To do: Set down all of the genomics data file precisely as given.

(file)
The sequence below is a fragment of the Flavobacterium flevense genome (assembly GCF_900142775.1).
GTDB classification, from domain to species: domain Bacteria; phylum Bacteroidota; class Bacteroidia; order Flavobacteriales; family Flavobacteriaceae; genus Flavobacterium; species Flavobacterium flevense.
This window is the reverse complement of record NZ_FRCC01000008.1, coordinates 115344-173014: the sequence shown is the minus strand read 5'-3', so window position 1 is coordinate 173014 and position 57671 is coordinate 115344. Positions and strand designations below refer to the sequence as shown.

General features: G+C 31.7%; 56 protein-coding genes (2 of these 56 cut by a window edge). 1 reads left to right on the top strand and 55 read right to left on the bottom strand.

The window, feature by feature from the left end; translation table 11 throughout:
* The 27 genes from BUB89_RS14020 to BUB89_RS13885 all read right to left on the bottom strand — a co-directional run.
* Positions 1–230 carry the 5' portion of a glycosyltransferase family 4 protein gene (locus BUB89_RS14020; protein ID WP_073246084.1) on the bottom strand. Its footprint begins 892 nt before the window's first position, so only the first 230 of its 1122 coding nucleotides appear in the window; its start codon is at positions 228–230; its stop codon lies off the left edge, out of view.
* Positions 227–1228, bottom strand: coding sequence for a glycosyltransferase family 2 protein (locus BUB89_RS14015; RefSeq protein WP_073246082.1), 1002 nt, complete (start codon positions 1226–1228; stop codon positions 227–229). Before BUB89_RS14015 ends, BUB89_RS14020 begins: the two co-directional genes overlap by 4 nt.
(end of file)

The sequence below is a fragment of the Flavobacterium flevense genome (assembly GCF_900142775.1).
GTDB classification, from domain to species: domain Bacteria; phylum Bacteroidota; class Bacteroidia; order Flavobacteriales; family Flavobacteriaceae; genus Flavobacterium; species Flavobacterium flevense.
This window is the reverse complement of record NZ_FRCC01000008.1, coordinates 115344-173014: the sequence shown is the minus strand read 5'-3', so window position 1 is coordinate 173014 and position 57671 is coordinate 115344. Positions and strand designations below refer to the sequence as shown.

General features: G+C 31.7%; 56 protein-coding genes (2 of these 56 cut by a window edge). 1 reads left to right on the top strand and 55 read right to left on the bottom strand.

The window, feature by feature from the left end; translation table 11 throughout:
* The 27 genes from BUB89_RS14020 to BUB89_RS13885 all read right to left on the bottom strand — a co-directional run.
* Positions 1–230 carry the 5' portion of a glycosyltransferase family 4 protein gene (locus BUB89_RS14020; protein ID WP_073246084.1) on the bottom strand. Its footprint begins 892 nt before the window's first position, so only the first 230 of its 1122 coding nucleotides appear in the window; its start codon is at positions 228–230; its stop codon lies off the left edge, out of view.
* Positions 227–1228, bottom strand: coding sequence for a glycosyltransferase family 2 protein (locus BUB89_RS14015; RefSeq protein WP_073246082.1), 1002 nt, complete (start codon positions 1226–1228; stop codon positions 227–229). Before BUB89_RS14015 ends, BUB89_RS14020 begins: the two co-directional genes overlap by 4 nt.